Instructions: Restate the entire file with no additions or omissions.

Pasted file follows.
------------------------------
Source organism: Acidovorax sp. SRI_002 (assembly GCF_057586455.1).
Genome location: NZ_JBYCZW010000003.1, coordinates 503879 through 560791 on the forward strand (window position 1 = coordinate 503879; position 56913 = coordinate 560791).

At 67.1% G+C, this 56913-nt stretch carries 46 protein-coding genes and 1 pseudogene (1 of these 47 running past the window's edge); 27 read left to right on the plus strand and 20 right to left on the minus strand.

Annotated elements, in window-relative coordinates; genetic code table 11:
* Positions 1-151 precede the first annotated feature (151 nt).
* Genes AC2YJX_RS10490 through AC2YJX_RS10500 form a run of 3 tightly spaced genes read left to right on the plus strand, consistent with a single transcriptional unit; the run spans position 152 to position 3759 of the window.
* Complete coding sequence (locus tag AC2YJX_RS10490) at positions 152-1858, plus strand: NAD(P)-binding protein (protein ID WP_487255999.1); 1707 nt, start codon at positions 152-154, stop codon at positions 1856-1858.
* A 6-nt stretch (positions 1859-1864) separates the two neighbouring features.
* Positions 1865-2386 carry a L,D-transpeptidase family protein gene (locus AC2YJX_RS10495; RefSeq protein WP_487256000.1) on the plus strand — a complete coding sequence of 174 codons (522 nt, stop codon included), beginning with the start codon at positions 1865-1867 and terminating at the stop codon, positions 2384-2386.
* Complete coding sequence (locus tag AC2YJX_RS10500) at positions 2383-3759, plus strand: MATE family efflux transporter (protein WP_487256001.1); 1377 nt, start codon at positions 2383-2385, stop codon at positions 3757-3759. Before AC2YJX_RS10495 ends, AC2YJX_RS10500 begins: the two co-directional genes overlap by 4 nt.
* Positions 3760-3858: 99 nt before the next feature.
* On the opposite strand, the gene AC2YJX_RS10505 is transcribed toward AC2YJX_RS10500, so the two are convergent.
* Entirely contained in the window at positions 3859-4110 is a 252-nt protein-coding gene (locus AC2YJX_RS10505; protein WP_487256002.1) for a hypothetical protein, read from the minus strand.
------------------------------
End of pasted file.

Source organism: Acidovorax sp. SRI_002 (assembly GCF_057586455.1).
Genome location: NZ_JBYCZW010000003.1, coordinates 503879 through 560791 on the forward strand (window position 1 = coordinate 503879; position 56913 = coordinate 560791).

At 67.1% G+C, this 56913-nt stretch carries 46 protein-coding genes and 1 pseudogene (1 of these 47 running past the window's edge); 27 read left to right on the plus strand and 20 right to left on the minus strand.

Annotated elements, in window-relative coordinates; genetic code table 11:
* Positions 1-151 precede the first annotated feature (151 nt).
* Genes AC2YJX_RS10490 through AC2YJX_RS10500 form a run of 3 tightly spaced genes read left to right on the plus strand, consistent with a single transcriptional unit; the run spans position 152 to position 3759 of the window.
* Complete coding sequence (locus tag AC2YJX_RS10490) at positions 152-1858, plus strand: NAD(P)-binding protein (protein ID WP_487255999.1); 1707 nt, start codon at positions 152-154, stop codon at positions 1856-1858.
* A 6-nt stretch (positions 1859-1864) separates the two neighbouring features.
* Positions 1865-2386 carry a L,D-transpeptidase family protein gene (locus AC2YJX_RS10495; RefSeq protein WP_487256000.1) on the plus strand — a complete coding sequence of 174 codons (522 nt, stop codon included), beginning with the start codon at positions 1865-1867 and terminating at the stop codon, positions 2384-2386.
* Complete coding sequence (locus tag AC2YJX_RS10500) at positions 2383-3759, plus strand: MATE family efflux transporter (protein WP_487256001.1); 1377 nt, start codon at positions 2383-2385, stop codon at positions 3757-3759. Before AC2YJX_RS10495 ends, AC2YJX_RS10500 begins: the two co-directional genes overlap by 4 nt.
* Positions 3760-3858: 99 nt before the next feature.
* On the opposite strand, the gene AC2YJX_RS10505 is transcribed toward AC2YJX_RS10500, so the two are convergent.
* Entirely contained in the window at positions 3859-4110 is a 252-nt protein-coding gene (locus AC2YJX_RS10505; protein WP_487256002.1) for a hypothetical protein, read from the minus strand.